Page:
|Further Reading||The Top 5 Fun Facts About Medieval Knights|
When it comes to knights of medieval Europe one of the most popular questions that I get emailed to me is whether or not medieval knights got tattoos. Well, it is hard to say for certain as there were over 30 million people in medieval Europe during the high middle ages but here is everything you will ever need to know about medieval knights and tattoos.
Generally speaking, medieval knights did not get any tattoos on their bodies. This was not because of religious reasons but rather because it was difficult to find tools for a knight to get tattooed. That being said however there are some rare accounts of what we would call knights having tattoos.
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Without further ado, here is everything you will ever need to know about the question of whether or not medieval knights got tattoos.
Tattoos Were Seen As UnCivilised During Early Medival Europe (450-747 AD)
Knights were members of the social elite of medieval Europe. They were lords, barons, and high-ranking officers in the army. Aside from fighting and training a medieval knight would spend his time socializing and working to secure his spot within the realms court.
Because of this, a medieval knight would have had to both play the part and look the part of the social elite. Part of this was not decorating their skin or doing really anything to stand out. As such tattoos were simply not seen at a royal court.
The main reason why tattoos were not seen on the bodies of knights during the medieval era was because of the view that the social elite had on those who had tattoos. We know from ancient primary sources such as Tacitus, the Roman historian, that tattoos were only seen on ‘barbaric’ people such as the Celtic tribes of Britain.
This view that the Romans held was transferred through emulation up through the medieval ages as lords and nobility attempted to copy the Roman Empire in both power and culture. This also meant that the stance of ‘pure’ and clean bodies was transferred over time to the knights.
However, this would all start to change during the middle part of the medieval period.
Certain Tattoos Become Allowed By The Medieval Church in 787-1000 AD
In 787 AD the Catholic Church congregated in England to hold a meeting. The purpose of this meeting was to begin to establish a formal relationship between the medieval church and the kingdom of England.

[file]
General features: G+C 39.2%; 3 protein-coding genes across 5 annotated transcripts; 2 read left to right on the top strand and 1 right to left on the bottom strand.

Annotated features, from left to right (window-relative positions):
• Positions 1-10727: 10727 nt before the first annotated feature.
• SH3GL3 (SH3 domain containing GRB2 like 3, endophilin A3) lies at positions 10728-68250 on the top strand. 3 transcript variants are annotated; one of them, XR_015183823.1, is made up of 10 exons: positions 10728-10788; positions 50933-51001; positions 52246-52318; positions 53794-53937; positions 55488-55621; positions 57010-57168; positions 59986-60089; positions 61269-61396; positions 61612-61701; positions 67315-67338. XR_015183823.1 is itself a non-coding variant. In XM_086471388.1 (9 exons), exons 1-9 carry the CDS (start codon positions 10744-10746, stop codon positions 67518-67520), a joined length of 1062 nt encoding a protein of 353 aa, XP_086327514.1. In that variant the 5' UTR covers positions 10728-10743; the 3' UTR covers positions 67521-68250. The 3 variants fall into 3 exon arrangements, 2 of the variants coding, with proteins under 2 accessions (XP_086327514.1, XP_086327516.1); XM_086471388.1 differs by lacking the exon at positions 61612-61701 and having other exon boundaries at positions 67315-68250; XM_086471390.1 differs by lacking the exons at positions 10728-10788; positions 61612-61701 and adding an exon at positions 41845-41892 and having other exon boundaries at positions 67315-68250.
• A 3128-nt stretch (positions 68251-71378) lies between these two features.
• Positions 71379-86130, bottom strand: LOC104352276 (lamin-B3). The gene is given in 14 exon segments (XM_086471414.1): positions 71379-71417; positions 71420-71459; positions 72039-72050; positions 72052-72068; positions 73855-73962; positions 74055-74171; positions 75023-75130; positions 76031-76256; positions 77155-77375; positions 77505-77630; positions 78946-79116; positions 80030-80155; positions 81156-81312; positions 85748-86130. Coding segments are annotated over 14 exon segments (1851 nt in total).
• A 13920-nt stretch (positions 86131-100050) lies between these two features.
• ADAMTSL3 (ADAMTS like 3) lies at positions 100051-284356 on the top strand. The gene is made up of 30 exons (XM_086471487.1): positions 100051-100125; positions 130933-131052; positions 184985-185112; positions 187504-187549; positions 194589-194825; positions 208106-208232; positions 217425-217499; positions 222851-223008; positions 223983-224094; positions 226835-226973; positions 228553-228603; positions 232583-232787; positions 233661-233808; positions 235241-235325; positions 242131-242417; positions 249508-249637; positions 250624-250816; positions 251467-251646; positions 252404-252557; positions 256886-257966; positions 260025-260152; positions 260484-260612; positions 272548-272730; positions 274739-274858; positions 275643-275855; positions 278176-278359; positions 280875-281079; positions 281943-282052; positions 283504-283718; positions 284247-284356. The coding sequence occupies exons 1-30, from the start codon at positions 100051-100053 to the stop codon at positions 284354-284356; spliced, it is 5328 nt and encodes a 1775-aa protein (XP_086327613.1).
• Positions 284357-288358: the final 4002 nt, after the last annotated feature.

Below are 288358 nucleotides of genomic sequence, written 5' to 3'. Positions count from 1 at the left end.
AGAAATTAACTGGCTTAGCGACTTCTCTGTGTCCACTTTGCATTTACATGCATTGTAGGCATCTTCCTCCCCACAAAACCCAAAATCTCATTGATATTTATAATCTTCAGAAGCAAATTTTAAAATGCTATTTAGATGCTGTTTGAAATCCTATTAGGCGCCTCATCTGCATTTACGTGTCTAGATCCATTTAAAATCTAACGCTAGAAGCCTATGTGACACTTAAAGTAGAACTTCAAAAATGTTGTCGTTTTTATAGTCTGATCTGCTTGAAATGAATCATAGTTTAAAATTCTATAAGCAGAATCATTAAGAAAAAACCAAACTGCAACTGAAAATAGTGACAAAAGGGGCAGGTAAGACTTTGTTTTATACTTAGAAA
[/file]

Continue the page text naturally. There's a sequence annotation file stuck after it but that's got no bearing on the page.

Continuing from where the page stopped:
Out of the several meetings that took place in 787 came a formal ruling on the stance of tattoos in catholic controlled medieval Europe. The ruling was that while tattoos were deemed generally offensive those that were obtained to show devotion to the Christian faith were instead admired.
The reason this change took place was due to the early Christian church’s reports of members being persecuted by the Romans for marking themselves as Christian. As historians, we have very little evidence left from this time period (100-300 AD) but it appears that there existed Catholic tattooing before the medieval period.
However, it took up until 787 for the Medieval Catholic church of Europe to start to decide that certain tattoos were permissible. The official stance was unique in the fact that the church leaders at this meeting believed that all tattoos were pagan in form but that they recognized that images of Christianity were an exception to this rule.
Historians will never know if this stance on tattoos by the church was because of the then-contemporary conflicts between the native Celts of the British Isles. Any potential history students out there looking for a great research project will find substantial opportunities for both research and funding in this topic.
Medieval Knights Getting Tattoos In The Crusades
So, believe it or not, up until the 15th century the dictionary of medieval Europe had no clear definition of a tattoo. This is important to know because we have reports of several medieval knights having religious icons mysteriously appear on their bodies.
Remember that many of these knights, they had to play the part of an esteemed member of their realm’s social circle. Getting tattoos might have set them as inferior in a social setting so having religious iconography magically appear on their skin while out on crusade was a symbol of devotion.
We as historians have a couple of examples of members of the medieval Catholic church marking their bodies as a sign of devotion between 1100 AD and 1500 AD. These markings can be seen as basic forms of tattoos as the idea was to convey a message by marking the skin. In some semblances, you might call this art.
The most popular one of these examples was a Franciscan friar named Henry Suso. Suso lived in Germany during the 13th and 14th centuries and practiced a form of self-marking of the body with needles as a way to demonstrate his faith.
As such it is not hard to imagine that Suso’s contemporaries in the severely less religiously structured society of the crusades would not have been open to practicing a form of tattooing. Because of this, you might have seen several tattoos on knights if you were around during the crusade. However, they would have likely told you that they magically got them.
Simply put, medieval knights more than likely got tattoos. However, they would have had to be tattoos of religious iconography or the knight would have run the risk of being labeled as a pagan. This process of knights getting tattoos would have been taboo and started around the 8th century AD and would have continued up until the modern era.
There you have it; everything you would ever want to know about wheather or not medieval knights got any tattoos.
In the end, we simply do not know enough to say if tattooing was widespread among the knights of medieval Europe. Did some knights get tattoos? Absolutely, but it was probably more of a rarity than a commonly seen thing.
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